PORTAGE | Representatives from the Field Museum spoke Wednesday with locals and representatives from advocacy groups to find out just what makes the Calumet Region’s ethnic heritage so rich and diverse.
The discussion and presentation at the Portage branch of the Porter County library was the final of a series of “Calumet Region Community conversations” sponsored by the Calumet Heritage Partnership, which is using the data gathered to complete a feasibility study which could lead to the region being designated a National Heritage Area. The study should be complete in 2016.
National Heritage Areas “are designated by Congress as places where natural, cultural, and historic resources combine to form a cohesive, nationally important landscape,” according to the National Park Service website. “(They) tell nationally important stories that celebrate our nation's diverse heritage.” Unlike National Parks NHAs “are lived-in landscapes,” meaning that it may include cities, towns as well as park areas. No land is acquired, as in the formation of a national park. Rather, NHA is a designation that also makes an area eligible for funding, the website says.
There are currently 49 National Heritage Areas in the United States, including the I&M Canal National Heritage Area in Illinois. The movement to obtain an NHA for the Calumet Region has been percolating since the 1990s. The Calumet Heritage Partnership and its affiliates have been collecting data for a feasibility study by a number of means, including its community conversations. Each conversation has had a theme, such as recreation or the arts. Wednesday’s conversation focused on ethnic/cultural heritage, and those who attended were asked to identify points of cultural/ethnic interest on a region map.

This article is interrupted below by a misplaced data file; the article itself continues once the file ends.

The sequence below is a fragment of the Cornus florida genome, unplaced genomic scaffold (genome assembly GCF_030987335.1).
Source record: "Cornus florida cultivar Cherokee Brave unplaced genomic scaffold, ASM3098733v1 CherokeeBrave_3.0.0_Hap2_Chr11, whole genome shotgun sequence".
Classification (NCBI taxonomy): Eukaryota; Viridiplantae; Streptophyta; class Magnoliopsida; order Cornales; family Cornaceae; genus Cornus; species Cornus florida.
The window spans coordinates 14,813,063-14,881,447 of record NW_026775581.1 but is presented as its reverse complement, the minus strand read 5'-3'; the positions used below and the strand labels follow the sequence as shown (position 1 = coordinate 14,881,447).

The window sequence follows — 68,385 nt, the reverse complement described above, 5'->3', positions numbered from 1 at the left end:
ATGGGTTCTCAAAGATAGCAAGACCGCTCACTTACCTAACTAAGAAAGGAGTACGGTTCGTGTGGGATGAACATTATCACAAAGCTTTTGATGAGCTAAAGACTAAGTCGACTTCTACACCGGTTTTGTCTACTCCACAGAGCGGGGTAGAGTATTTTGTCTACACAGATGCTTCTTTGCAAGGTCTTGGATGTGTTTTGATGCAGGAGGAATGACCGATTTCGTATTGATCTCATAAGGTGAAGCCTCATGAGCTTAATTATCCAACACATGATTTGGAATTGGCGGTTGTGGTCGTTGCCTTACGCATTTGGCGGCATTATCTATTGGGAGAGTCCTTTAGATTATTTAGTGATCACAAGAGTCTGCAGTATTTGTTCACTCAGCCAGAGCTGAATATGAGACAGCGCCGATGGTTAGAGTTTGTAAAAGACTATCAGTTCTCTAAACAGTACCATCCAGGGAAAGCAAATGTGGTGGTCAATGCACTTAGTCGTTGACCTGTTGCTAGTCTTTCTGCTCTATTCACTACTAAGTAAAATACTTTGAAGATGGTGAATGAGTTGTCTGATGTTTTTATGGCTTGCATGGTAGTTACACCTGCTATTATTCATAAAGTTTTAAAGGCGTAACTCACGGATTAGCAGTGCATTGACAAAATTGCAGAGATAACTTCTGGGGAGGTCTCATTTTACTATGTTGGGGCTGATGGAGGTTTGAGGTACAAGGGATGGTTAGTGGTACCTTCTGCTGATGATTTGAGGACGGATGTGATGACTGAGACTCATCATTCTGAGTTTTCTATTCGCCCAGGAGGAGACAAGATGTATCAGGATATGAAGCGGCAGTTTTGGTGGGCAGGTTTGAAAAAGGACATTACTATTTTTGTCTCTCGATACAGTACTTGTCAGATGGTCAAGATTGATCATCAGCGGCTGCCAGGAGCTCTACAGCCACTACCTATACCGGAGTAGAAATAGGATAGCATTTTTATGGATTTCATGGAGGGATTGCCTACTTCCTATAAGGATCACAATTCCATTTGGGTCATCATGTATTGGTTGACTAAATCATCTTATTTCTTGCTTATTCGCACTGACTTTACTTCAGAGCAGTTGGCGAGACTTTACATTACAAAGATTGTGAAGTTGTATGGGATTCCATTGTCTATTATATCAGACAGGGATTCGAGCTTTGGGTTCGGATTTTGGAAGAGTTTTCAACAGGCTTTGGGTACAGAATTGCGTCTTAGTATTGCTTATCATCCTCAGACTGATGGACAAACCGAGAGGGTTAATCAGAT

Madeleine Tudor and Mario Longoni of the Field Museum moderated the discussion, and participants came from around Lake and Porter counties. Mike Echterling, of Valparaiso, active in Friends of the Little Calumet River, brought a collection of stone points/arrowheads, some of which date back to the Clovis civilization. All were gathered on his great-grandfather’s farm in West Creek over a 100-year period. They represented the ethnic and cultural heritage of some of the region’s earliest residents.
“The region is always turning over and redefining itself,” said Tiffany Tolbert, a Calumet Heritage Partnership board member. An example of that can be found in Catholic churches of East Chicago which may have been founded by Eastern Europeans but are now home to Hispanic parishes. The churches display their heritage side-by-side with their current identity.
“Going to school, we were the United Nations,” said Cassandra Cannon, of the United Urban Network, which is partnering with the Field Museum in the project. Her neighborhood contained any number of ethnicities but everyone managed to find common ground and create a sense of community.
Dan and Dorothy Kurtz, members of the Ogden Dunes Historical Society, pinpointed the town of Whiting and the Slovak Club as places of cultural/ethnic importance.